A celebration of unity on Snaw-Naw-As First Nation will offer music and comedy while also recognizing residential school survivors and giving Indigenous speakers a platform to speak to their experiences.
The event is called Orange Day in the Bay, as orange is the colour associated with acknowledging what happened under the residential school program and showing support for its survivors. The festival is organized by Nanaimo comedian Peter Hudson and Tyler Bob of Snaw-Naw-As First Nation. While Orange Day is taking place on July 1, Hudson said it’s “not anti-Canada Day,” but rather an alternative way to celebrate together.
“Canada-wide now I understand that some events are being cancelled and I understand that that’s being done out of respect,” Bob said. “But we also need to be able to talk and share about what’s going on.”
With the recent uncovering of unmarked grave sites at residential schools, Bob said the event is meant to acknowledge “in a healthy way” the realities of the residential school program and make a show of cross-cultural unity and mental health support as the news results in renewed trauma. Bob himself is a third-generation residential school survivor and will be one of the speakers, sharing “what I think should be shared.”
The proceeds from the event will benefit the Setut Group, an organization set up by Bob and his wife Ines Alvarado. Bob said Setut translates to “pay it forward” and the initiative aims to “revive culture back into our community” with the goal of eventually offering support beyond Snaw-Naw-As. He said Alvarado will lead a youth language education program while he will work on an athletic program and work toward bringing canoe racing back to the community.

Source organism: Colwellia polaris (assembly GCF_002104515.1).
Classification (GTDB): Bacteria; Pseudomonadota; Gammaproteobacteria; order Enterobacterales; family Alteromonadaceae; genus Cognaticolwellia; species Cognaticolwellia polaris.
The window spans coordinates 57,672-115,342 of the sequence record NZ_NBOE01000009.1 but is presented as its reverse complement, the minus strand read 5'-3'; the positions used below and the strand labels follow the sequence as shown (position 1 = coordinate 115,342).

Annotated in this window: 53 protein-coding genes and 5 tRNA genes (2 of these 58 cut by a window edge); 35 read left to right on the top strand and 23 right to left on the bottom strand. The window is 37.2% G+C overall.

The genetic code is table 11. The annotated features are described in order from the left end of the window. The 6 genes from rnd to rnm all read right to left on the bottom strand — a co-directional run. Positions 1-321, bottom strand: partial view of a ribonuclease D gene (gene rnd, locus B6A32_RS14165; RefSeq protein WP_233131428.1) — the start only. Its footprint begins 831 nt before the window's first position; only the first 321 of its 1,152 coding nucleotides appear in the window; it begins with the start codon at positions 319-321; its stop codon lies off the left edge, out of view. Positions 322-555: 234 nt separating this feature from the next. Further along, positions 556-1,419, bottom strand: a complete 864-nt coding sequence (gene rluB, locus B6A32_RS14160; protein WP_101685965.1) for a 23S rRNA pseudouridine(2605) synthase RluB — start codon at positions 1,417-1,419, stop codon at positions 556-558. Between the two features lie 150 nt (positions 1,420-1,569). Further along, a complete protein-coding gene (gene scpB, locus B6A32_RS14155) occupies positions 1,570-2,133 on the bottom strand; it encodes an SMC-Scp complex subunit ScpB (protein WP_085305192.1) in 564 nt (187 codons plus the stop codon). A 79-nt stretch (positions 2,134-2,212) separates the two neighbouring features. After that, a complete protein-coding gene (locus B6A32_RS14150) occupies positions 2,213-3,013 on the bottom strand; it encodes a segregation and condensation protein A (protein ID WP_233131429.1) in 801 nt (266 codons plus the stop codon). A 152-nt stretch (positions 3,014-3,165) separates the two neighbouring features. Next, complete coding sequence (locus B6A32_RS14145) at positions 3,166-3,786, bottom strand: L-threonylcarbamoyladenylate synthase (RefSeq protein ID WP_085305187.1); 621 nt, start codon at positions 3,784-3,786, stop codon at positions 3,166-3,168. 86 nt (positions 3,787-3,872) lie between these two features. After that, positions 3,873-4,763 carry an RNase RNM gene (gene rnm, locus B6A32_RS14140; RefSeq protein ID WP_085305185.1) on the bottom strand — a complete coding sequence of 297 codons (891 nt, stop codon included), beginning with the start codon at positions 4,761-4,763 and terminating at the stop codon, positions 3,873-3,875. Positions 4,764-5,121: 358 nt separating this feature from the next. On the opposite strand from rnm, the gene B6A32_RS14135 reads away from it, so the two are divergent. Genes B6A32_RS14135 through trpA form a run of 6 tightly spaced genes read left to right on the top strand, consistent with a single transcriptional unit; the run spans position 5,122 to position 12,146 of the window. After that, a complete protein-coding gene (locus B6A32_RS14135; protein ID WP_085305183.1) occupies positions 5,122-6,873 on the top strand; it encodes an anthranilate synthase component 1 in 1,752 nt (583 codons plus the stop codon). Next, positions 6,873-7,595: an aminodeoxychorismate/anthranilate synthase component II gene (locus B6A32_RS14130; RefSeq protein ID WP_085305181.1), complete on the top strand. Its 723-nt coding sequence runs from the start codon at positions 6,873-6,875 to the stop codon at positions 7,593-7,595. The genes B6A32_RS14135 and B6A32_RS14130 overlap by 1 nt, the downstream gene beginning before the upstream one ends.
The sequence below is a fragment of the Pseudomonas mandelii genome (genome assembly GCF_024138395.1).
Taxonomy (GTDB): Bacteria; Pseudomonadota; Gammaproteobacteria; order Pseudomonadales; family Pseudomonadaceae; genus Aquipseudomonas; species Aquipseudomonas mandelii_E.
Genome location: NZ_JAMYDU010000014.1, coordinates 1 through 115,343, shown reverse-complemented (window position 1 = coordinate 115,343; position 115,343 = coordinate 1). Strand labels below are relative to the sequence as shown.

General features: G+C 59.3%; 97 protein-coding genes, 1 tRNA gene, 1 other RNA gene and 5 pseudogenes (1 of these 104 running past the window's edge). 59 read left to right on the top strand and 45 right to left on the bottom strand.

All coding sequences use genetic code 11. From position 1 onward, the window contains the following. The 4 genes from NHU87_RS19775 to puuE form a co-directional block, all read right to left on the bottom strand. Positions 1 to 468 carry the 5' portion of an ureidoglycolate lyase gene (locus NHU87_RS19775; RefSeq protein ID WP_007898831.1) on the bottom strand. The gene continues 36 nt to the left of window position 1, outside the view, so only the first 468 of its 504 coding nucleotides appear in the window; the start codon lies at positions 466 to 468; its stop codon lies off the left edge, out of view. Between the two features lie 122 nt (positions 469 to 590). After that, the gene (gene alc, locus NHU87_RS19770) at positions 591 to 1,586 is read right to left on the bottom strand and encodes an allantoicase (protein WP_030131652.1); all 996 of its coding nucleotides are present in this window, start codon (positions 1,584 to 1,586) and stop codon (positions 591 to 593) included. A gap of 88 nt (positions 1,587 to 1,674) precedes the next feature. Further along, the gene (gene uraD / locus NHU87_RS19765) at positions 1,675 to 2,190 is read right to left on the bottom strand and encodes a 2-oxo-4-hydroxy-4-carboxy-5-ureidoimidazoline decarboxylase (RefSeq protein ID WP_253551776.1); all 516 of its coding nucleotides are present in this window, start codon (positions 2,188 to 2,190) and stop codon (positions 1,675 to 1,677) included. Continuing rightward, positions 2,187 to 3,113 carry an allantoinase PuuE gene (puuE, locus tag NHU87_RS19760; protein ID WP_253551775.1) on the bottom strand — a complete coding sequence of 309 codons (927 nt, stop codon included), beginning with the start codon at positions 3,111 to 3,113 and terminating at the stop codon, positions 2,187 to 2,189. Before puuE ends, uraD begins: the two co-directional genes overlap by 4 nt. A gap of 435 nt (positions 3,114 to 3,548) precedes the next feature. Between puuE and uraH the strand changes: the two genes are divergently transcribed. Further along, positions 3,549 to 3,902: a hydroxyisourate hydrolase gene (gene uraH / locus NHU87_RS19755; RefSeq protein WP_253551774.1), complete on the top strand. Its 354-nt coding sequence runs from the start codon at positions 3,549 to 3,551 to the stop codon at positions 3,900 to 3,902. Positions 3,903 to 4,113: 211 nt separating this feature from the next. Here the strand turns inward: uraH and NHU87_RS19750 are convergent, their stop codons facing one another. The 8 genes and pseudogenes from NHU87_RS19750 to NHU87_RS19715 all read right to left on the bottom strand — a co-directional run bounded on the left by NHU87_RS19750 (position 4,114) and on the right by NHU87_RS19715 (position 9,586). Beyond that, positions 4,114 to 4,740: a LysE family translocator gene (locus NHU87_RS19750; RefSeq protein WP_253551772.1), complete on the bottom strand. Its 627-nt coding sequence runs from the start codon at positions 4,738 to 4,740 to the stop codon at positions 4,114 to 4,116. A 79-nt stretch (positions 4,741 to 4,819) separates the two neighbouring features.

Hudson brought in the entertainment. He said he approached people he respected and that would be a good fit for the show to volunteer their time and everybody was grateful to be a part of it.
By featuring Indigenous speakers as part of the festival, Bob hopes to provide a platform for survivors to share their stories. He said seeing people from other nations start to speak out makes it a lot easier for one to come forward with one’s own past and traumas.
“What we want to do is show our people that we can help process this in a healthy way by adding some comedy and music after our ceremony, after our recognition of our survivors,” he said. “So in First Nations culture, if you’ve been around reserves when you’re growing up or younger or had First Nations friends, it’s always about laughter. Our communities are always about being together and sharing laughs together and that’s a part of our process and that’s a part of our medicine is having some good music, some good laughs. So this is all based on community.”
WHAT’S ON … Orange Day in the Bay takes place at 209 Mallard Way, Nanoose on July 1 from 12 to 8:30 p.m. Entry by suggested $20 donation. Limited entry, COVID-19 protocols in place. For full lineup view the event poster here.